Sartre dealt philosophically with ethics for the first time in L’être et le néant (1943). According to L’être et le néant, the ethical values that an individual holds are an expression of his subjective project. In this fundamental choice, man is absolutely free. Sartre expresses this idea of absolute ontological freedom in his play Les mouches (1943), in which Orestes asserts his freedom—including the freedom to murder his mother and stepfather—to Jupiter: a free man feels no remorse for his actions. Accordingly, in the announcement of Les mouches in the magazine Verger, which was published in the French occupation zone in Germany in 1947, Sartre condemns the Germans’ self-denial on account of the Nazi era and calls on them instead to look to the future[3]. The connection to Sartre’s early Nietzschean morality is obvious. Walter Kaufmann, the philosopher so important for the reception of Sartre’s thought in the U.S., logically calls Orestes a representative of a Nietzschean morality in 1964.

A first reflection on whether there is not an objective criterion for the moral correctness of an action beyond this absolute ontological freedom can already be found in L’être et le néant. In the face of war, occupation, and resistance, the ethical freedom of the individual was particularly challenged at the time—probably for this reason Sartre writes in La république du silence (1944) that they were never so free as under German occupation. “Man is condemned to be free.” In L'existentialisme est un humanisme, he understands man as a lawgiver who decides and is responsible not only for himself but for all humankind. These are unmistakable echoes of Kant’s ethics in this respect. But unlike Kant and his categorical imperative, there are no ethical rules that apply to all situations; rather, each ethical decision depends on the situation: Sartre’s normative ethics is situational ethics. The concentration camp prisoner does everything to survive, the resistance fighter remains silent under torture until death.

The Normative Ethics of the 1940s

Sartre promises a work on ethics at the end of L’être et le néant, where ethics otherwise appears primarily in the form of the demand for authenticity[4]. However, he does not publish anything during his lifetime, although he obviously carries this project with him to the end of his life. In contrast, Simone de Beauvoir is very active. With her publications Pyrrhus et Cinéas (1944), Idéalisme moral et réalisme politique (1945), Pour une morale de l’ambiguïté (1946), and Œil pour œil (1946), she undoubtedly may claim the title of founder of existentialist ethics. The fact that her ethics is based on Sartre’s philosophy in L’être et le néant in no way diminishes this claim. The central points of Beauvoir’s work, many of which are also found in Sartre, include: Ethics as situational ethics; unity of ends and means; conflict between idealism and realism; responsibility for all humankind; the choice of evil as an equivalent alternative to the choice of good; description of various forms of inauthentic morality.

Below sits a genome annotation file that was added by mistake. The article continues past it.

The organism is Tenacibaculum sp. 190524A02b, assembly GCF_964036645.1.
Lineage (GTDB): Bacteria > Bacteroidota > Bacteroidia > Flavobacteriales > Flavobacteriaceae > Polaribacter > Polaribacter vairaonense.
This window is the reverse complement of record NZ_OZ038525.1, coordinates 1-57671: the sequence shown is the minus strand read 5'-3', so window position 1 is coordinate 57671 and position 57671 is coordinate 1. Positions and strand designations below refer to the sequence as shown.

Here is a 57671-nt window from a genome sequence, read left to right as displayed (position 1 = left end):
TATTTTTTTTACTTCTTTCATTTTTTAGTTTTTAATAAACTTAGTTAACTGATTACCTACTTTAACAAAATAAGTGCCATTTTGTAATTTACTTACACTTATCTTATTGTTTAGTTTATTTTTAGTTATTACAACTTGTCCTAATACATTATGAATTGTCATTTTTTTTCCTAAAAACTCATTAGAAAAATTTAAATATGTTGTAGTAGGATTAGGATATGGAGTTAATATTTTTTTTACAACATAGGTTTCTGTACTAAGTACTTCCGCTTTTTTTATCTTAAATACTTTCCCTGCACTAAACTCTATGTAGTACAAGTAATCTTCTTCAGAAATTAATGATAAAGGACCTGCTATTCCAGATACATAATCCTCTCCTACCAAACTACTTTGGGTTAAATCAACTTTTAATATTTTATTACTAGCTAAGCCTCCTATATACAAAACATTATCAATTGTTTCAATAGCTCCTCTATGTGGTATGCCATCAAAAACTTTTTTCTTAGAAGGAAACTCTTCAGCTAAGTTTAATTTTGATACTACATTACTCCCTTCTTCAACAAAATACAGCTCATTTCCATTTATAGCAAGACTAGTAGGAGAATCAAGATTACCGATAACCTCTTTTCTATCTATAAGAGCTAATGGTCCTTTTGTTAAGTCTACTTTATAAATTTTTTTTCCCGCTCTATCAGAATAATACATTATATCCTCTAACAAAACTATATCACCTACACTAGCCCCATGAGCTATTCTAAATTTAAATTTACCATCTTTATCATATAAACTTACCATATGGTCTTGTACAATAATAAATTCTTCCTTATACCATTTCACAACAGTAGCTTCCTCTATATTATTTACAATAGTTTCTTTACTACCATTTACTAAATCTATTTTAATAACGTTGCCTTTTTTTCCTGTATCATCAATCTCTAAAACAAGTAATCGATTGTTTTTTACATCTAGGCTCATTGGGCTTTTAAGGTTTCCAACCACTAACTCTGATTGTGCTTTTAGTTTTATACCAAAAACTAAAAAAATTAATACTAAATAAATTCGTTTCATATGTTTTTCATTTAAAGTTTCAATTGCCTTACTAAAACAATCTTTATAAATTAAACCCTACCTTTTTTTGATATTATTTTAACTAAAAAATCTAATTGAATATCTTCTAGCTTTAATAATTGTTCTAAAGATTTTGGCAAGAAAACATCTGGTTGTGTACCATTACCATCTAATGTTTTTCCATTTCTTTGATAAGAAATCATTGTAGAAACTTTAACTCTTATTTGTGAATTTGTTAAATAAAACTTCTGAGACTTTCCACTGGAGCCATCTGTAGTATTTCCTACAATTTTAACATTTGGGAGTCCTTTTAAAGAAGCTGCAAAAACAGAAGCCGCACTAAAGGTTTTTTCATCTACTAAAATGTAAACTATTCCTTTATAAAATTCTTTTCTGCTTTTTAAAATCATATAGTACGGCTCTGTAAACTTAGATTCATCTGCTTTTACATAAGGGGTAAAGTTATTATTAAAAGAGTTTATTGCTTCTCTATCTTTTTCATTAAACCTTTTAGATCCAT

Even though Sartre’s expected work on ethics did not materialize, this does not mean that he did not deal with ethics. Between 1944 and 1951, he wrote several plays, most of which dealt with ethical issues: Huis clos (1944), Morts sans sépulture (1946), Les mains sales (1948), and Le diable et le bon dieu (1951), as well as the screenplay L’engrenage (1948) as a preliminary work to Les mains sales. Huis clos, made famous by Sartre’s phrase “Hell is other people,” is not the centerpiece of a misanthropic philosophy, but the second part of Sartre’s ethics. If in Les mouches Sartre argues that the subject is free to choose his values, in Huis clos he emphasizes that man must answer for this choice before the others—the concrete ones (in the plural) and not the abstract-universal One (in the singular) as in Kant: responsibility is understood in the sense of giving a justifying answer to the questions posed by the others. What makes the world a “hell” is not least that the subject cannot freely choose its judges.